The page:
Smartphones are great, but unlimited access to social media, the internet, and endless distractions can be overwhelming. This has created a growing market for “minimalist phones.” However, you don’t need to ditch your iPhone or Android phone to disconnect.
It may seem counterintuitive to use a smartphone to disconnect. The truth is smartphones aren’t responsible for this situation, it’s how we use them that’s to blame. You can “touch grass” without buying a trendy minimalist phone.
It’s Not Your Phone’s Fault
iPhones and Android devices are simply tools—they are not inherently bad or good. They can enable us to do truly useful, life-changing things like GPS navigation or meaningless social media scrolling. You’re the one deciding how to use your smartphone.
For some people, the temptation to fall into a “time suck” can outweigh the practical benefits of a smartphone. They need to remove all temptations to avoid bad habits. Minimalist phones attempt to do this by heavily restricting what you can do.
We can achieve a similar “out of sight, out of mind” experience with the smartphone you already own. Let’s get started.
The first thing we can do is limit the number of distractions on your phone. iOS and Android both have tools you can use to limit distractions at certain times.
“Focus” on the iPhone is a very powerful tool. It’s essentially like specialized “Do Not Disturb” modes for different situations. You can create a Focus Mode specifically for disconnecting and turn it on whenever you need a break. You can choose which people, apps, and types of notifications can get through.
On Android, the similar feature is “Do Not Disturb.” It also allows you to choose which people, apps, and types of notification you want to be able to get through. You can create a specific “Do Not Disturb” schedule to use for times when you want to disconnect.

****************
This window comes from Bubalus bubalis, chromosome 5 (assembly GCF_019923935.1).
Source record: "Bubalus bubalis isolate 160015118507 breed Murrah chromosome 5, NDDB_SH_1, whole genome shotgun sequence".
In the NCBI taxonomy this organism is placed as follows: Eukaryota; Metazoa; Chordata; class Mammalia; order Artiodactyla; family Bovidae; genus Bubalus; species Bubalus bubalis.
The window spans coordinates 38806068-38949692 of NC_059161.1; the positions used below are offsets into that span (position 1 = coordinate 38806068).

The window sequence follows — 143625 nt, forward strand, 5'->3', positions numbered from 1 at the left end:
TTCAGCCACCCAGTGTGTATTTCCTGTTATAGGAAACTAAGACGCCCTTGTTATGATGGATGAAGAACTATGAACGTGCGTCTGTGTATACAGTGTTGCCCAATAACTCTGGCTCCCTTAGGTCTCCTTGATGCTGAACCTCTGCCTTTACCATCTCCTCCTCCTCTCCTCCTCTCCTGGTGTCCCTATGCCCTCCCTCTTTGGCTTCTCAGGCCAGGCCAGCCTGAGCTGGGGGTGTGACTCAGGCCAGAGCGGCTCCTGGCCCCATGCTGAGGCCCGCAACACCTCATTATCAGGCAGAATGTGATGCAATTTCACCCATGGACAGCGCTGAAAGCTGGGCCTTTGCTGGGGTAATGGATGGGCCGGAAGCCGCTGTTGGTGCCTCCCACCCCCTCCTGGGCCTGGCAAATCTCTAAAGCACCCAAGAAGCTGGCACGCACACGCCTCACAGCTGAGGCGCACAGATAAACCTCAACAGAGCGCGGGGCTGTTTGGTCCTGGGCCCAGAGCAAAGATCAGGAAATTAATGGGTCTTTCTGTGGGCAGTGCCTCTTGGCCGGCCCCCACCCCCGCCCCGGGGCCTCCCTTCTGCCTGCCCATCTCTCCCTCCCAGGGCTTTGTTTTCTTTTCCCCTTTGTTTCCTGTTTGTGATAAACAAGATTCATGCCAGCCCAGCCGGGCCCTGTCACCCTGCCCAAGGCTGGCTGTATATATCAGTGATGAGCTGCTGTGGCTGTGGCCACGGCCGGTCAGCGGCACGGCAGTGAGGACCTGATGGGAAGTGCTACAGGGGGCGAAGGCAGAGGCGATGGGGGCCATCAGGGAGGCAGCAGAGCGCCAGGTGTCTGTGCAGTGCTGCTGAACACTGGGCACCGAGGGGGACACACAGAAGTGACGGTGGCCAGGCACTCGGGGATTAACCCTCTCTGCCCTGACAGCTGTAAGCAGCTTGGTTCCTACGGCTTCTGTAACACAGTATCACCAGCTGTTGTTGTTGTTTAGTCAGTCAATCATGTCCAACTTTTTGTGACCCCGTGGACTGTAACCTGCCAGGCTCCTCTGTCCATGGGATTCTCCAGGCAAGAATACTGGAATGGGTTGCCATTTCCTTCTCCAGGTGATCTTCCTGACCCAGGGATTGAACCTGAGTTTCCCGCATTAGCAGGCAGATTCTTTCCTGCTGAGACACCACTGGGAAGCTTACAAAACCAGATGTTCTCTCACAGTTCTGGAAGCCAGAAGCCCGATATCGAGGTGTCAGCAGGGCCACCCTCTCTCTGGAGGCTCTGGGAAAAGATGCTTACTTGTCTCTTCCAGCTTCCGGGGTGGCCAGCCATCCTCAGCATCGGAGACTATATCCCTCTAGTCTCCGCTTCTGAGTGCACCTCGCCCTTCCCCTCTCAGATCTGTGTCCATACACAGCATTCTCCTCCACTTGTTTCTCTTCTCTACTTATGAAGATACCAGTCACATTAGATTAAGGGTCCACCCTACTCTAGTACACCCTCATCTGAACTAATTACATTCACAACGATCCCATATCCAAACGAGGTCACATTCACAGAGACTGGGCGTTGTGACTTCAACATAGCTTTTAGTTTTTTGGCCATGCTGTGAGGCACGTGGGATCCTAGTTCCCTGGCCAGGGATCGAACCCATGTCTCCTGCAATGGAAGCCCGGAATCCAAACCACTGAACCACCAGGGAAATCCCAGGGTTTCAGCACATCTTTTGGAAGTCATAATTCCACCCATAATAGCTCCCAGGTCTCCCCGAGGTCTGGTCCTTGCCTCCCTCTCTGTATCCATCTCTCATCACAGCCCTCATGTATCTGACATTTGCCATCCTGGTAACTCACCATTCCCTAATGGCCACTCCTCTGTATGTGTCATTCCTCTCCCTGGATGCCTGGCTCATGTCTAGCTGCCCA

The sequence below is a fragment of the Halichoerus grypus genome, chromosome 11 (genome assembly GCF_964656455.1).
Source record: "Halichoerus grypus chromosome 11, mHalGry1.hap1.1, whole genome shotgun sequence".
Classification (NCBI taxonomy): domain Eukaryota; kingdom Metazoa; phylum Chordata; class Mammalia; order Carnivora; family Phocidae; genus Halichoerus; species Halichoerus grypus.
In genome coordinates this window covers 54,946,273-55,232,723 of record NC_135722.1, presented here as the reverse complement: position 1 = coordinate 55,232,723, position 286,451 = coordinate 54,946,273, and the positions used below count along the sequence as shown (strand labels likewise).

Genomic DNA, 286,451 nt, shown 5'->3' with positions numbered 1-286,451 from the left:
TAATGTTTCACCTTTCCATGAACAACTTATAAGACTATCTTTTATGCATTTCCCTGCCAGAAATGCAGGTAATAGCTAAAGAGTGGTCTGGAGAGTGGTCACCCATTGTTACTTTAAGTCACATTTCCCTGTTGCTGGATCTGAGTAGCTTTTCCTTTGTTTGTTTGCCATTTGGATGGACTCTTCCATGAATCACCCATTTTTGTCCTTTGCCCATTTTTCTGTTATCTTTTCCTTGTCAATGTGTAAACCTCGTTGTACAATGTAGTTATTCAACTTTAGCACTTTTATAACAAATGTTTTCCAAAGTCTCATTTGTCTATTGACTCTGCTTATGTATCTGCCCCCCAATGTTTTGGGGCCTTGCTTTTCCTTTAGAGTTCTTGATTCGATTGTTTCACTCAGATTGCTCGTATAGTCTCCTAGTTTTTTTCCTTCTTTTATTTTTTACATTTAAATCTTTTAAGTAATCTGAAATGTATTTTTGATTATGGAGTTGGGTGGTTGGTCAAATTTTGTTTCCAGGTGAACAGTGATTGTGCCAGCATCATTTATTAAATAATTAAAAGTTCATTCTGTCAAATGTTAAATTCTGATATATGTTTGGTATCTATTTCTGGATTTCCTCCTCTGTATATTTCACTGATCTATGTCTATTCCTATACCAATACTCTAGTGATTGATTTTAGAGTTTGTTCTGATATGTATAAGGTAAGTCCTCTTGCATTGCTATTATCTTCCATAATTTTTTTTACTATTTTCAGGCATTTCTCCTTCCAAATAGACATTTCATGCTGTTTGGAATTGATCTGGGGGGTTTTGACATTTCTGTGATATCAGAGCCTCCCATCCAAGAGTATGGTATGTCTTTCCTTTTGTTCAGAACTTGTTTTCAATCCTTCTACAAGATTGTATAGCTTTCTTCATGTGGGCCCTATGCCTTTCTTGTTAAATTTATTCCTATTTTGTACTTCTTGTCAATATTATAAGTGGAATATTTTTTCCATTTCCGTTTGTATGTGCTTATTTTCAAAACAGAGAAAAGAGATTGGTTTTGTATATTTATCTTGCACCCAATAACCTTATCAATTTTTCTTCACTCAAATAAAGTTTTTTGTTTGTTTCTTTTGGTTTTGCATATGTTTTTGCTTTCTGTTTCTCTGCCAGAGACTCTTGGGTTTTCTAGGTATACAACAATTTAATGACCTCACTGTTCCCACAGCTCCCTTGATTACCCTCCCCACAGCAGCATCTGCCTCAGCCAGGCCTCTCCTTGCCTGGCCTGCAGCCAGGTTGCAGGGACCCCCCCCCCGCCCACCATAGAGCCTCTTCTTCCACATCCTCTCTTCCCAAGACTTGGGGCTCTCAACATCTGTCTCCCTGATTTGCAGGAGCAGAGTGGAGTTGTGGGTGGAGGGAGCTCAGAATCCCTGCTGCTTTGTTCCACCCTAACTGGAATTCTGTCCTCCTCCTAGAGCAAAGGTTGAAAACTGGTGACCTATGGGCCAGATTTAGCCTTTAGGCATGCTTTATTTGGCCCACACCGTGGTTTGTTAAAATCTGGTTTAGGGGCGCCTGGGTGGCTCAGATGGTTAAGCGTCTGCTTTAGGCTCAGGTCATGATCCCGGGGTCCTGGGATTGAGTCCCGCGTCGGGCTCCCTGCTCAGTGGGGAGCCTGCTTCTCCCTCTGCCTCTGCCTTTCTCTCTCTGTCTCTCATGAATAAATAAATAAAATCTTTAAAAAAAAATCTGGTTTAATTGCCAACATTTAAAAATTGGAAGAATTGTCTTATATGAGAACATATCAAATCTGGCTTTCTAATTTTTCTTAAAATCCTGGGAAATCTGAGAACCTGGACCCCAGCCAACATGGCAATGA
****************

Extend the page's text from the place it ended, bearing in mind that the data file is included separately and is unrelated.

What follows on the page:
Limiting notifications is a good first step, but it doesn’t actually stop you from using the distracting apps. We’ll need to go a step further for that.
To really mimic a “minimalist phone,” we’ll need to actually block the apps that consume your time. Thankfully, iOS and Android both have tools we can use to achieve this, too.
On the iPhone, we’ll be using a feature called “Downtime.” It doesn’t just block notifications from apps—it blocks you from opening them. Only people and apps you choose can get through. Apps that aren’t allowed are greyed out on the home screen–including the widgets.
Android’s version of this is called “Focus Mode.” Unlike Apple’s implementation, Android’s “Focus Mode” is all about blocking apps. The apps you choose to block can’t be opened and—depending on the launcher—they’ll also be greyed out on the home screen.
“Downtime” is pretty much as far as we can go to turn an iPhone into a “minimalist phone.” By combining “Focus” and “Downtime,” you can really limit yourself. If you have an Android device, we can take things even further.
RELATED: How to Use Focus Mode on Android
The Nuclear Option
If you’re an Android user, you can get very close to mimicking the experience of a “minimalist phone.” That’s thanks to the ability to use third-party home screen launchers. This makes it possible to not only block or grey out distractions but completely hide them.
There are a number of launchers that replicate the experience of devices like the Light Phone. One of our favorites is called “Indistractable Launcher.” It converts your home screen into a very simple black and white text list of apps.
Indistractable Launcher allows you to choose a few favorites to put on the main home screen while the rest of the apps live in a vertical list on the page to the right. You can hide as many apps as you want from appearing in this list.
For the full “minimalist phone” experience, you can enable the “Do Not Disturb” mode you created and swap to Indistractable Launcher. You won’t get any distracting notifications, and your phone will feel a lot more simplified.
At the end of the day, you’re in control of how you use your phone. These tools can help you make healthier choices and build better habits when using your iPhone or Android device. It’s important to remember that the phone itself is not the villain.
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